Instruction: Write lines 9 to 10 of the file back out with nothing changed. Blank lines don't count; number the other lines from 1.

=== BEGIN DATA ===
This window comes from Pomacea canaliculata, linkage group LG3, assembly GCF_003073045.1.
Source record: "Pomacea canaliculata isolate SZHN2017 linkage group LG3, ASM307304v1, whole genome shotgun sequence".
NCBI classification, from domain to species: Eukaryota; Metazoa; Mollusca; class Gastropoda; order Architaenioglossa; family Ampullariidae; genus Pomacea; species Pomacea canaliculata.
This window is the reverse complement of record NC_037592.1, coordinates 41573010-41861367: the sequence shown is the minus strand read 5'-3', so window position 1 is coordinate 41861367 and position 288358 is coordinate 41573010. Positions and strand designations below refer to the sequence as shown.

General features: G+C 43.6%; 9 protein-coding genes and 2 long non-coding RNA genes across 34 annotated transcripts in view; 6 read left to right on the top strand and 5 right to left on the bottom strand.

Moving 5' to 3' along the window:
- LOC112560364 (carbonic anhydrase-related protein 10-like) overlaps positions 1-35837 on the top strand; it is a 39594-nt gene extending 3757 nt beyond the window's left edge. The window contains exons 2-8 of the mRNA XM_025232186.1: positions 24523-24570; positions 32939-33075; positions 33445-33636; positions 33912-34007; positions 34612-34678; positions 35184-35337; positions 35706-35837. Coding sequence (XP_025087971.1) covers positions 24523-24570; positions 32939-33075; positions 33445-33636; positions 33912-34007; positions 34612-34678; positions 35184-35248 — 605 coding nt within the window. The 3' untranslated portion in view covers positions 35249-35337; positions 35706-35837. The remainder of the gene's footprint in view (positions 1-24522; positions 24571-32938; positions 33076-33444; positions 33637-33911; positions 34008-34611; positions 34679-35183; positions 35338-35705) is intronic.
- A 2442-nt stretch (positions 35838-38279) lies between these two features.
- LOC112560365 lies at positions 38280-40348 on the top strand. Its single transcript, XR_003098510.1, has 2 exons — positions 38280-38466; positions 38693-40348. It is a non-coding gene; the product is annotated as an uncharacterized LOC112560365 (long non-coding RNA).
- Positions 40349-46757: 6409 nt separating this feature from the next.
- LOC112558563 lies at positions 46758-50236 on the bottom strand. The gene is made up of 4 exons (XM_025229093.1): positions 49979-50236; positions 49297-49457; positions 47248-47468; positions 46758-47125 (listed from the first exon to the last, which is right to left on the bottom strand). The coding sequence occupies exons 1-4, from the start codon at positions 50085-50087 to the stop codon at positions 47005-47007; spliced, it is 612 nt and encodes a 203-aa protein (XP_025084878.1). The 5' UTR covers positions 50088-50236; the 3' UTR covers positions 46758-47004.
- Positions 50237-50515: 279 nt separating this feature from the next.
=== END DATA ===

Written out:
- LOC112560365 lies at positions 38280-40348 on the top strand. Its single transcript, XR_003098510.1, has 2 exons — positions 38280-38466; positions 38693-40348. It is a non-coding gene; the product is annotated as an uncharacterized LOC112560365 (long non-coding RNA).
- Positions 40349-46757: 6409 nt separating this feature from the next.